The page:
23/10/2014

Email clients for Android and hopes for Google Inbox

Over the years I've tried a number of email clients on my Android phones. I've used MailBox, CloudMagic and the default Gmail client. Now Google is about to release a new Gmail client which looks really interesting. I've just sent off my request for an invite to use Inbox, hopefully I'll get one.

One thing I do use a lot in Gmail is labels, I have a number of them for the different type of emails that I get, ones for newsletters, ones from agencies and friends. For each label I have a filter that automatically puts any email that comes in with its label, sometimes completely skipping the Inbox.

When I was using MailBox (which from time to time I go back to) the main problem I did have with it was that it didn't support the label/filter system that I already had in place. I do like the MailBox feature that allows you to mange your emails, e.g. snooze your emails, read at the weekend etc. All great features, but I would like to be able to manage an incoming email, then forward to one of the labels I already have set up in case I need to find it later.

Hopefully Google Inbox still supports the labels I've got set up, if not then maybe I should change how I manage my email then Google Inbox or MailBox will be ideal.

06/10/2014

Ionic app coming along

Lately I've been working on my first Ionic based app, I've found that working those 20 minutes I have on the train into London,really helps in getting that consistency that is needed to get a side project going.

The app I'm working on is for martial artists to record short videos of techniques they are shown in class. Then later they can go back review the video of a technique and remind themselves of how it should go before they go to their class. A lot of martial artists I know watch a lot of technique videos on YouTube and spend a lot of time searching for videos that show the current technique they are learning, even if it is being demonstrated by someone other than their instructor. So my idea is to allow them to create their own personal video library that the can refer back to.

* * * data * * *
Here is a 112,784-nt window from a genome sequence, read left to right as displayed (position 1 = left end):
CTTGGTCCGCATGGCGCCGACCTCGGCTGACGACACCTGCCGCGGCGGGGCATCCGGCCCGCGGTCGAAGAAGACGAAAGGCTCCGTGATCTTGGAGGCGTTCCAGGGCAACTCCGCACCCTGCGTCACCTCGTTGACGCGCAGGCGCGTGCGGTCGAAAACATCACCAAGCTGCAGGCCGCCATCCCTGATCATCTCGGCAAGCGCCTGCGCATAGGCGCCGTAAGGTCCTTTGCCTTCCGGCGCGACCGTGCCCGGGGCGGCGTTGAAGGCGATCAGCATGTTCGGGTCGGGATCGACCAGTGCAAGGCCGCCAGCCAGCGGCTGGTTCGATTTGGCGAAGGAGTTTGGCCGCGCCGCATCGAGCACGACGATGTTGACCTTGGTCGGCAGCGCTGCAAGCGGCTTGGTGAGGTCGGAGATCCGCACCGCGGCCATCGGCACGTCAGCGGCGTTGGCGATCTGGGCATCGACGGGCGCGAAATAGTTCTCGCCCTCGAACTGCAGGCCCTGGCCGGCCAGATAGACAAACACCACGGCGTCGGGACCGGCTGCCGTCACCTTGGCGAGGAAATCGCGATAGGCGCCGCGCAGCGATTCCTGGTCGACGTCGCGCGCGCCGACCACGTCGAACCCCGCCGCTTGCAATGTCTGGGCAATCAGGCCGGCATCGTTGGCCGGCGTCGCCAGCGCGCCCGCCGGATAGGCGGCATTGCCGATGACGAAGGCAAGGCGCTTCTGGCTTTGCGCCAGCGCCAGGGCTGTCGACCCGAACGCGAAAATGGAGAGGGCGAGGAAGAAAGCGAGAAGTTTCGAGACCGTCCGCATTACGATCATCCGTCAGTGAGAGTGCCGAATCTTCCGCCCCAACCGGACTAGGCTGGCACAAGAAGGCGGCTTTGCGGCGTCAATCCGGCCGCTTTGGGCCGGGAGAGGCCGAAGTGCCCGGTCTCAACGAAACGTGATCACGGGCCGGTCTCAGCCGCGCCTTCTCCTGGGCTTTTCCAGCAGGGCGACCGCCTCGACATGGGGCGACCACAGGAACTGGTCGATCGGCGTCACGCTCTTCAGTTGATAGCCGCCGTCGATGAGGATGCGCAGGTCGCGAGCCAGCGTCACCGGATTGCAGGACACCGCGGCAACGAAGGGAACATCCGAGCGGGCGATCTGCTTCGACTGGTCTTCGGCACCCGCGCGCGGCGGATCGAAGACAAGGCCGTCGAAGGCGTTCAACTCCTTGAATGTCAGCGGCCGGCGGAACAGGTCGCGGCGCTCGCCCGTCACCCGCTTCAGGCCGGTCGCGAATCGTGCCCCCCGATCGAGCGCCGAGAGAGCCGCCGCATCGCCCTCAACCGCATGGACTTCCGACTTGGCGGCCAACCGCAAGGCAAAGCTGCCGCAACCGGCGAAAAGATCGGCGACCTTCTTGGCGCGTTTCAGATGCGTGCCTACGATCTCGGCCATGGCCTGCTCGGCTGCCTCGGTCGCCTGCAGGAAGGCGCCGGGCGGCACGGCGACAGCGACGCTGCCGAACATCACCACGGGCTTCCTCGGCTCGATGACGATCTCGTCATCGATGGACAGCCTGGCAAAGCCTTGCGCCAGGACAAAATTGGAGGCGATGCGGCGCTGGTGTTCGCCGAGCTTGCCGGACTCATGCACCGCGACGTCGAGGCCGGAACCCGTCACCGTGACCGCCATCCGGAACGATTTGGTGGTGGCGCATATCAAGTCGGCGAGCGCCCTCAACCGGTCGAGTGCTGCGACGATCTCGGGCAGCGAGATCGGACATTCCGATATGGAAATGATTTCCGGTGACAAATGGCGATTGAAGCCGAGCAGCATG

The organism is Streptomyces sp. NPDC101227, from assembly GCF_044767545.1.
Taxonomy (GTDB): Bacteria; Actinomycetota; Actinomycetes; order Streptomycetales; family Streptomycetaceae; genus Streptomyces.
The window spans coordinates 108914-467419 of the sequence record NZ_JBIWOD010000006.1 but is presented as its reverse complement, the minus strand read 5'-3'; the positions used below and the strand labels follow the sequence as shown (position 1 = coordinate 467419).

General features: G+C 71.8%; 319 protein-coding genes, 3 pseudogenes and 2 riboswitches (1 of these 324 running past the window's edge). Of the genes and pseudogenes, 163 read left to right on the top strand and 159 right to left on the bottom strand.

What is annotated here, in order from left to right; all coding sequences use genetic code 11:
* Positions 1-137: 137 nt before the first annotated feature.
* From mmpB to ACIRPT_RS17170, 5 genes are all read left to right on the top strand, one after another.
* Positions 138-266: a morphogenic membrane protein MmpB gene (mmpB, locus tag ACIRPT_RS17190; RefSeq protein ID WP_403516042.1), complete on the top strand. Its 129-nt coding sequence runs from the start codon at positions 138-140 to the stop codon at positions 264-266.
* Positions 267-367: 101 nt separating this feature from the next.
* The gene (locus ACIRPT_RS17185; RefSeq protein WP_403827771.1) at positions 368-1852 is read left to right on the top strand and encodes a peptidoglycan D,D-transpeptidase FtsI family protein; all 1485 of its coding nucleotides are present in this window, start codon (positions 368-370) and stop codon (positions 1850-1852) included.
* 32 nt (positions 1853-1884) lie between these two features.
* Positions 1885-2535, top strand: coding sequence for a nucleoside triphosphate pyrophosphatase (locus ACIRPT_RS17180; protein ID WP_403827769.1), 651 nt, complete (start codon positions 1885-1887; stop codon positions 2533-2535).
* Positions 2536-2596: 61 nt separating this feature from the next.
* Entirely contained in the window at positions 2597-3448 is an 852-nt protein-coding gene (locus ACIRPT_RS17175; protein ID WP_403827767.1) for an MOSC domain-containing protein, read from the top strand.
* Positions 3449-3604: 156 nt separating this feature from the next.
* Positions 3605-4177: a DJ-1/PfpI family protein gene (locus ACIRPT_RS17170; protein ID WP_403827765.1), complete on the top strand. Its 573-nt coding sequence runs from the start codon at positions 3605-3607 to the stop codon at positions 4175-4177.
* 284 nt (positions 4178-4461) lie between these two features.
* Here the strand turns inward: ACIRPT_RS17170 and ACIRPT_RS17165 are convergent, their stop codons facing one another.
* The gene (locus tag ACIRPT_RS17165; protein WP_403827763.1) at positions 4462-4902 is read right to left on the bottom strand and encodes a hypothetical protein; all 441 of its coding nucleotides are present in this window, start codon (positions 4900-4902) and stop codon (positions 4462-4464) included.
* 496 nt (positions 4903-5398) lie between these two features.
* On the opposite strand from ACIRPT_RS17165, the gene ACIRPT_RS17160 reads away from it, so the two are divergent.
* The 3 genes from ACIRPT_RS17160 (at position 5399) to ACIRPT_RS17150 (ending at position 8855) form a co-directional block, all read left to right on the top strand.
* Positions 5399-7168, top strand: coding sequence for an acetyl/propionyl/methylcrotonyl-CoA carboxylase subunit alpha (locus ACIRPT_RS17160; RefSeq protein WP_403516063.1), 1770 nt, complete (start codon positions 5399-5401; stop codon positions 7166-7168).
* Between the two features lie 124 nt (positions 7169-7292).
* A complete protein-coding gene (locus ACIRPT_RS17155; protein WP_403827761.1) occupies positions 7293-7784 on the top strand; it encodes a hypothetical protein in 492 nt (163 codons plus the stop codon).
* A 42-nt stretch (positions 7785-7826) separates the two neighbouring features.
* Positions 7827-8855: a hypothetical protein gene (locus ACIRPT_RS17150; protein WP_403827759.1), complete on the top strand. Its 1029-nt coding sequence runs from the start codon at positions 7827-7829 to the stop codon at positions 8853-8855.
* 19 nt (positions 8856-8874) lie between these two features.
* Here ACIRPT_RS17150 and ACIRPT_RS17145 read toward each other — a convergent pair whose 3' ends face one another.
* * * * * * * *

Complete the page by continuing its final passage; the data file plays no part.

The app has two main views, the first is where they can add a title and the date of the video entry they are going to make and the second view is of all the saved videos they've made ordered by date.

The first problem I had when starting development was how to manage the navigation between screens. I was use to the way jQuerymobile handles this by creating complete pages all with a header that is repeated in each separate page. Ionic doesn't do this, and I needed a way to have multiple pages and be able to navigate back and forth between views.

I found some great examples on Codepen.io one of them showed how to use views within Ionic and manage the navigation between view using the ion-view directive.

So my application is made up of a series of templates, each containing a ion-view component that loads into the ion-view component within my main index page. The ion-nav-view component keeps track of the current view and can navigate back to the previous view when the user clicks on the back arrow.